“Kudos to the council in the face of nearly total opposition from the audience,” said Joe Rajkovacz of the Western States Trucking Association in the wee hours of Friday, December 21, as after a Jurupa Valley, Calif., city council meeting that dragged on for upward of five hours, the council voted 3-1, with one abstention, to settle appeals to the city’s planning commission’s approval of a new Pilot Flying J truck stop in the city’s limits.
Jurupa Valley, due Northwest of Riverside, Calif., and Southeast of Ontario, had heard public testimony from those opposed to and in favor of the planned truck stop, to be located near the intersection of I-15 and state route 60 in the town. (The planned site is also not far from where I-15 and I-10 meet.) A mere three individuals, Rajkovacz said, spoke in favor of the truck stop, but it nonetheless prevailed and has the city’s blessing to move forward in spite of strong opposition.
The planned stop received approval of the city’s planning commission last month, but following the growing activity of opposed groups citing environmental concerns, the Council had agreed to hear appeals to the planning commission’s go-ahead for the build at the December 20 meeting, beginning at 7 p.m. and extending well into the wee hours at City Hall in Jurupa Valley.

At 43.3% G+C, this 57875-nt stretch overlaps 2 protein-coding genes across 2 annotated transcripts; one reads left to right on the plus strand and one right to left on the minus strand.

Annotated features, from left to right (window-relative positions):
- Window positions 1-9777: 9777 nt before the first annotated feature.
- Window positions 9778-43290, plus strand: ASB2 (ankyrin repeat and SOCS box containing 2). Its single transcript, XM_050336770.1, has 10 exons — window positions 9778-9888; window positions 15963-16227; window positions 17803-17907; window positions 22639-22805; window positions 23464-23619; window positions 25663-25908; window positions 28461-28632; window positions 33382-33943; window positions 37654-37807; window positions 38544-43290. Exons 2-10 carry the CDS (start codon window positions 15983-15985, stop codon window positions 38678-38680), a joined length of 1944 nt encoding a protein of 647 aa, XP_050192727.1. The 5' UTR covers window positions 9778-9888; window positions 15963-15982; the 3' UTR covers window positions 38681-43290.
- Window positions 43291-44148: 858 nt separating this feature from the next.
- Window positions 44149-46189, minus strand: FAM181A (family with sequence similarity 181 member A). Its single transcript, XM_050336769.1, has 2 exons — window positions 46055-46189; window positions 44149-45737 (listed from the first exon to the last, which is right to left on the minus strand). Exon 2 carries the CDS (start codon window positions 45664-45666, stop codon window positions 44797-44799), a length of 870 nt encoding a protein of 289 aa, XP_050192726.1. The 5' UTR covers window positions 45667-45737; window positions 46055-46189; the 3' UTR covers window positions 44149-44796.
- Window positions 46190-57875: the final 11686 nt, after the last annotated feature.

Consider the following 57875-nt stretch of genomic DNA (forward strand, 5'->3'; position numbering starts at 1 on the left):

Both interests in support of the stop and those against were active encouraging citizens to show up and speak up at the council meeting. Rajkovacz spoke in support of it to ameliorate the need for viable parking options in the area, one that’s seen a sizable increase in distribution-center activity in recent history.
Among those who spoke against the truck stop were what Rajkovacz called “environmental justice” groups whose message he interpreted as that diesel exhaust “is killing us,” he said.
He’s seen similar “play out many times over the years” in Southern California and elsewhere around the state. This particular hearing also included high-school students speaking against the stop, with school board members there to support them.
One speaker opposed to the stop had collected police and emergency-response calls to truck stops in the region and submitted them as evidence, Rajkovacz says, the implication made explicit that “trucks bring crime. The mayor looked closely at the report and discovered just a handful were actually for criminal activity. The vast majority were either a traffic accident or health issue response.”
Again, a familiar dynamic not only in California but all around the nation, as has been reported in past. But ultimately, Rajkovacz underscored, the result here held a decidedly different character altogether for him. After the vote came down in favor of allowing the truck stop to proceed, he noted there’s apparently a first time for everything. “Never saw this happen before,” he said.